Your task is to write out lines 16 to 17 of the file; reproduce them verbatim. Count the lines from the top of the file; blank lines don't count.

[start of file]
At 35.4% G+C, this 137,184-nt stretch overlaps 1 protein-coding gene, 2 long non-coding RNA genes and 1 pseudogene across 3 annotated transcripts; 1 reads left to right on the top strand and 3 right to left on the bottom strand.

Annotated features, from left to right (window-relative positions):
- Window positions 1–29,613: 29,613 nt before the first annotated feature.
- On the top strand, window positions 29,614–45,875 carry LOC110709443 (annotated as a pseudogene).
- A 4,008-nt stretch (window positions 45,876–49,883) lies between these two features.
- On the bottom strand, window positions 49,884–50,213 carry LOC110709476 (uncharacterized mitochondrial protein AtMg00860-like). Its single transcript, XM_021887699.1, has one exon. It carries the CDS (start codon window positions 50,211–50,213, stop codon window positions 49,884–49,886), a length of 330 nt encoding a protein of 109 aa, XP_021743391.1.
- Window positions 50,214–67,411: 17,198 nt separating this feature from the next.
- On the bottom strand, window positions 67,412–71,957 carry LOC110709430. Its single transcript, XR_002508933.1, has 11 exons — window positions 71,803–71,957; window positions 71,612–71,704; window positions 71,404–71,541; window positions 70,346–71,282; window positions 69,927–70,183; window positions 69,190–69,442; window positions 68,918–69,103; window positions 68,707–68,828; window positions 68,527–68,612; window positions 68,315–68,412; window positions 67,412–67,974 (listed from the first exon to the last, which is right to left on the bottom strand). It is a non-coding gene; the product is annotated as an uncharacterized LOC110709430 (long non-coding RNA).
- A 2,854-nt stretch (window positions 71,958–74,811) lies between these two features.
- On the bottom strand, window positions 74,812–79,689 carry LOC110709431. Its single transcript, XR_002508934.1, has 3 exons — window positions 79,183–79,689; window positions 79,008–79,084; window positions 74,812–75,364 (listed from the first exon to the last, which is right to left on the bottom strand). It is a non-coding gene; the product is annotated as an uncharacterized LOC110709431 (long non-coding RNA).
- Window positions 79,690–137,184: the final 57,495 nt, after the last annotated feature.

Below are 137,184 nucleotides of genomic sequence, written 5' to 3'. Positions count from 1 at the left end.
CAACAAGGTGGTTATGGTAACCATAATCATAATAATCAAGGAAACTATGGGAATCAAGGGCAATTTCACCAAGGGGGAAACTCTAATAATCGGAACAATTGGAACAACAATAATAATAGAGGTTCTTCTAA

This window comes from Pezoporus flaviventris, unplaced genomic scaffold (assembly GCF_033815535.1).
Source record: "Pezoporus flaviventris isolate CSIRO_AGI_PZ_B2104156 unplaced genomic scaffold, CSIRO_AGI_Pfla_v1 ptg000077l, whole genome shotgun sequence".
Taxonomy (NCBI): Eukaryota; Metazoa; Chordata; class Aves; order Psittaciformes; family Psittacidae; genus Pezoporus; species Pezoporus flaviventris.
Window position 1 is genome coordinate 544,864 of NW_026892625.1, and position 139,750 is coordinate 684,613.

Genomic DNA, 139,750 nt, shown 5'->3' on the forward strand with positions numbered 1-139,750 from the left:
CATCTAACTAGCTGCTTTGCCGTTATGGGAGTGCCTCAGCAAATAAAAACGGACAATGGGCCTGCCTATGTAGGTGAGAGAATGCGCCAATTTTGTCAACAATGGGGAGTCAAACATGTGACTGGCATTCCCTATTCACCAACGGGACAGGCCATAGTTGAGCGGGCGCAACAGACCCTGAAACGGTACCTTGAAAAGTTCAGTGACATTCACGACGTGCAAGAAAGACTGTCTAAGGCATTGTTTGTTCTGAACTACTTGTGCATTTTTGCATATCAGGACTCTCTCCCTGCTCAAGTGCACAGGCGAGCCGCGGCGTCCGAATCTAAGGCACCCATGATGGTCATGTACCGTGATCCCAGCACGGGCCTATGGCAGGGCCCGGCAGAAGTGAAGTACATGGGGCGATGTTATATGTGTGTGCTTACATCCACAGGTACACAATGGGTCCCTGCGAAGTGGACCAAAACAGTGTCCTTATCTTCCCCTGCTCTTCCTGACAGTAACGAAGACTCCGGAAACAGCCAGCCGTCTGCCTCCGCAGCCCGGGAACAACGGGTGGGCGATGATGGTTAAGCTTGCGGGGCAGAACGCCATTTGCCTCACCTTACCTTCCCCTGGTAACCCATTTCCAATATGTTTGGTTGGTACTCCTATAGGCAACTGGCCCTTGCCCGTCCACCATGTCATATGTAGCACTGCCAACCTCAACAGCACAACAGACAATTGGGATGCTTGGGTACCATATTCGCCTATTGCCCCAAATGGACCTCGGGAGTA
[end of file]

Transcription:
Taxonomy (NCBI): Eukaryota; Metazoa; Chordata; class Aves; order Psittaciformes; family Psittacidae; genus Pezoporus; species Pezoporus flaviventris.
Window position 1 is genome coordinate 544,864 of NW_026892625.1, and position 139,750 is coordinate 684,613.